Are you a student? Yes? Great! This is equally important for you. Yeah! That’s right! Important for you! As a student, you know you have one significant and unrivaled job which is: to read. Your reading has no rival as long as you consciously and willingly enroll in a school. So we will be looking at a few things that really matter in your bid to have a different an effective and excellent reading or study sessions. First:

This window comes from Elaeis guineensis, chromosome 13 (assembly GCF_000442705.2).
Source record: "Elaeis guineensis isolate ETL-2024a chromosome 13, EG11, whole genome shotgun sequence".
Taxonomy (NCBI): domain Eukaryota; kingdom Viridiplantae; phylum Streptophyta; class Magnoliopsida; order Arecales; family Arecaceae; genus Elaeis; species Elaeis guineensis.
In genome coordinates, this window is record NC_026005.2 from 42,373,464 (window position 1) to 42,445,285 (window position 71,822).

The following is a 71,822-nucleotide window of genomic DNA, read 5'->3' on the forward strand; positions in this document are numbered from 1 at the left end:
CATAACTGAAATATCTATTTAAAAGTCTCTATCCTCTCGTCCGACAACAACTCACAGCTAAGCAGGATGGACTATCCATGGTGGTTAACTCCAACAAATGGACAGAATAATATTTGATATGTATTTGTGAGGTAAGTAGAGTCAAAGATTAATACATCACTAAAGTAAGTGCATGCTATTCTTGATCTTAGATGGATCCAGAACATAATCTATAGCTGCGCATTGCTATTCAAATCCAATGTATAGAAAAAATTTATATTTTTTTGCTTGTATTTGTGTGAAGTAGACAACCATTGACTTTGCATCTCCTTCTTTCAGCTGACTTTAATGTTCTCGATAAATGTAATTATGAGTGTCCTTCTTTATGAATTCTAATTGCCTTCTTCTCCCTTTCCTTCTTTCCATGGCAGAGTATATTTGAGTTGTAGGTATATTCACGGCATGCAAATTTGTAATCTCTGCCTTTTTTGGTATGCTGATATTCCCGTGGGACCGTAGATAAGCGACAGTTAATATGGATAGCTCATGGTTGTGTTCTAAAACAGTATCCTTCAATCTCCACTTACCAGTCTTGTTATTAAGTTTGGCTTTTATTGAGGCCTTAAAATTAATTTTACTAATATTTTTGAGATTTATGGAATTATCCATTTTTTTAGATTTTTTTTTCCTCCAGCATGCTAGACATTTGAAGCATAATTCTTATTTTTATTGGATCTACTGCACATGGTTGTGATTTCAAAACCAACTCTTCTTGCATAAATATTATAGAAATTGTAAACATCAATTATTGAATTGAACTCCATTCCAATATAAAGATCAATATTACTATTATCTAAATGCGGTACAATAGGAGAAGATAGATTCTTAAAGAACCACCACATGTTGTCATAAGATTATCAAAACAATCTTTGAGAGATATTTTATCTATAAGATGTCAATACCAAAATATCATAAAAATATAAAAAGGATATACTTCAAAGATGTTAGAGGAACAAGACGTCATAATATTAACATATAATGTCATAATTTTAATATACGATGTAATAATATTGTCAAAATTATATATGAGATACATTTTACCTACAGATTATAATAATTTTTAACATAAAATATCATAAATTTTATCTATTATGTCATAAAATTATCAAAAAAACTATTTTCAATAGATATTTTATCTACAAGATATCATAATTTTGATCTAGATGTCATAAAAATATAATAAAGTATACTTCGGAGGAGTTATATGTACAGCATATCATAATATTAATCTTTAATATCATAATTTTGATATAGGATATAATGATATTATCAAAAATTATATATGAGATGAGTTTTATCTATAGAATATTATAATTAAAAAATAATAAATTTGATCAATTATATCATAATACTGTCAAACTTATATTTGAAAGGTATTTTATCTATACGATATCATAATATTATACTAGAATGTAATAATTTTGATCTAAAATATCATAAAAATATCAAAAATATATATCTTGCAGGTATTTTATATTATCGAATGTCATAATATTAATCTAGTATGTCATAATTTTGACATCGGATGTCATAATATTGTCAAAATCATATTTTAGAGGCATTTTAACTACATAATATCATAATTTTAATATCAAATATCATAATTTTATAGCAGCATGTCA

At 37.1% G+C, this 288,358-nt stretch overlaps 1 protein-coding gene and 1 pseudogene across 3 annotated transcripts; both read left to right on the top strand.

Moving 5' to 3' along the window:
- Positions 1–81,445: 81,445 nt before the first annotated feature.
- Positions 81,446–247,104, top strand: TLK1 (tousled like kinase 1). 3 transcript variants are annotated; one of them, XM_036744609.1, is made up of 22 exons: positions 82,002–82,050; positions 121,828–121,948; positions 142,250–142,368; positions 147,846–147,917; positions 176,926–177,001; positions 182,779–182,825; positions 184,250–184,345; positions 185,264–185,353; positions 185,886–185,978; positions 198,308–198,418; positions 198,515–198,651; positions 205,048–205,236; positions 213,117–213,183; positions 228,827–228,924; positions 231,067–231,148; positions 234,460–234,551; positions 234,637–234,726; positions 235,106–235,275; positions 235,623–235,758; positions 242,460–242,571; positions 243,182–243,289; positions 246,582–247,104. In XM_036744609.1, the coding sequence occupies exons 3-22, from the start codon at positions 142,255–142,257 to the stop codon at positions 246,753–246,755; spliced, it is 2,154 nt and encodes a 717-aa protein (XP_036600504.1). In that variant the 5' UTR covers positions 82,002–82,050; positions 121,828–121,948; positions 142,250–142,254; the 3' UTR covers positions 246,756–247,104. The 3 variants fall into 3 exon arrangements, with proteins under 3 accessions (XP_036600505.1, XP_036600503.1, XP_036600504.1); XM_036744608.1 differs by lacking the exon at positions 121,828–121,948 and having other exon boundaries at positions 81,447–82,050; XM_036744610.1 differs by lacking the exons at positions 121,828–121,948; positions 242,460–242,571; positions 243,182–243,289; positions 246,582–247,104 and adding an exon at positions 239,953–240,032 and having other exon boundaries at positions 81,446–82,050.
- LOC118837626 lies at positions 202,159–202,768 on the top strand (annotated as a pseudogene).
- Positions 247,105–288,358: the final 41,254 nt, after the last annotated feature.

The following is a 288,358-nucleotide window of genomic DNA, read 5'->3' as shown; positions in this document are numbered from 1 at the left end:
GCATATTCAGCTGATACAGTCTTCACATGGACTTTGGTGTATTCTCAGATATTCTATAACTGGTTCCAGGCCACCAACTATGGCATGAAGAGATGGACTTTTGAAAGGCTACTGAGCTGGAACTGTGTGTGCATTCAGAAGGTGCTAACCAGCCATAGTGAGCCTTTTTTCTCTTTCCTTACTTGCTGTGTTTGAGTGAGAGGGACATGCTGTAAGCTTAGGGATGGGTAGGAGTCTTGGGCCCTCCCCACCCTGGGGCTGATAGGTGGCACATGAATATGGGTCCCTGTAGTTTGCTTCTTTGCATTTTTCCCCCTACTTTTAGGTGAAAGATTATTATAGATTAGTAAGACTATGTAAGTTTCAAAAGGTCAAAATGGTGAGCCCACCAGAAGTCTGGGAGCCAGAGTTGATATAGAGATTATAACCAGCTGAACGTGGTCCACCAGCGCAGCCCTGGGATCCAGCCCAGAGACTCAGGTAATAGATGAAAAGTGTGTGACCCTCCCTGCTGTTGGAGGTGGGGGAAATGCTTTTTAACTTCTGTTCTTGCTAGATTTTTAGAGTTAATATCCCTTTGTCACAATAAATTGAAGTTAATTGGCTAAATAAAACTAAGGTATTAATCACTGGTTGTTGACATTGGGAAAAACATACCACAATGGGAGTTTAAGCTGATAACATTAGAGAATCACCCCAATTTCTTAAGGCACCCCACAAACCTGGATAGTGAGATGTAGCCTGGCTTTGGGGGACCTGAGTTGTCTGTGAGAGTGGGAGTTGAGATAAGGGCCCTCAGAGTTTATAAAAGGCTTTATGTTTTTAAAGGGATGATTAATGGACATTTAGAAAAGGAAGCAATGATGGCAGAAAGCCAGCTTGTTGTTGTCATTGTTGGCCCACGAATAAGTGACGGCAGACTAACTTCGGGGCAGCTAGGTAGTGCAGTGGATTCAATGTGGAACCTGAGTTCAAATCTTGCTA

1. Reading time: as the name reads: it is the time that you read. It is divided into two; the time (period of the day) that you set aside for your reading and the second is the time (time frame) which you allocate for your reading periods and sessions. As important as this is, many don’t seem to see it as important yet. Before we move on, let me say this: the effectiveness of the time (period) and the timeframe you allocate to your reading depends as much on individuals rather than on general acceptance and assumptions. There are different periods of the day. We have: early morning (4:30am) or late morning (11am), afternoon (12pm-3pm), evening (4pm-7pm) and late nights (7:30pm-4am). It’s no news that a lot of students don’t even recognize this and they don’t count it important. They just read as they want it. Have you ever asked yourself why you read and still don’t do well? Or why you read much and still don’t have as much productive reading sessions? I have not said the reason, just calm down and read on. Like I said, the productivity of the preferred reading period depends so much on you. You are meant to find out the period(s) of the day during which you assimilate better? During which periods do you not assimilate at all? This you can achieve by taking out time (maybe a week) during the early periods of the semester or even during the breaks. Find out which periods you read and understand best. Some students, their cases are unique. They know the period of the day they assimilate best but they decide to switch to other periods either because of “follow-follow” phenomenon: they switch because they want to read their friends are reading or because the that period of the day is very short and they need very long period . this is why some students do long night reading. It’s bad! Find out which period serves you best and stick to it! Do it consistently and faithfully! The second point is the timeframe. This is another place where so many students miss it and shoot themselves in the leg. A long hour of reading is not 100% guarantee that you will have 100% understanding of what you read. No! It’s not! You can read a topic for 10 hours and still leave the reading room with only 5-10% understanding of 50% of what you read whereas a student can read for only 3 hours and have 100% understanding of 80% of the whole topic. Which is more successful? That statistic is not fiction! It happens a lot. Not everybody can go for 6-10 hours straight and this is so because of the way the minds of the individuals have been trained and developed. Some switch off to dreamland after 2 hours while the mind of some wonder off into several thoughts after1 hour of reading. There are some that successfully stay awake for the whole 5-10 hours but their minds stop processing any information after about 3 or 4 hours but they are not aware and still believe they are having a productive reading simply because they are awake and are seeing what they are reading. You need an understanding of how long your mind can go coupled with the period of the day that works best for you. You can stay with 3-4 hours every morning (7 days a week) and you’ll do excellently well.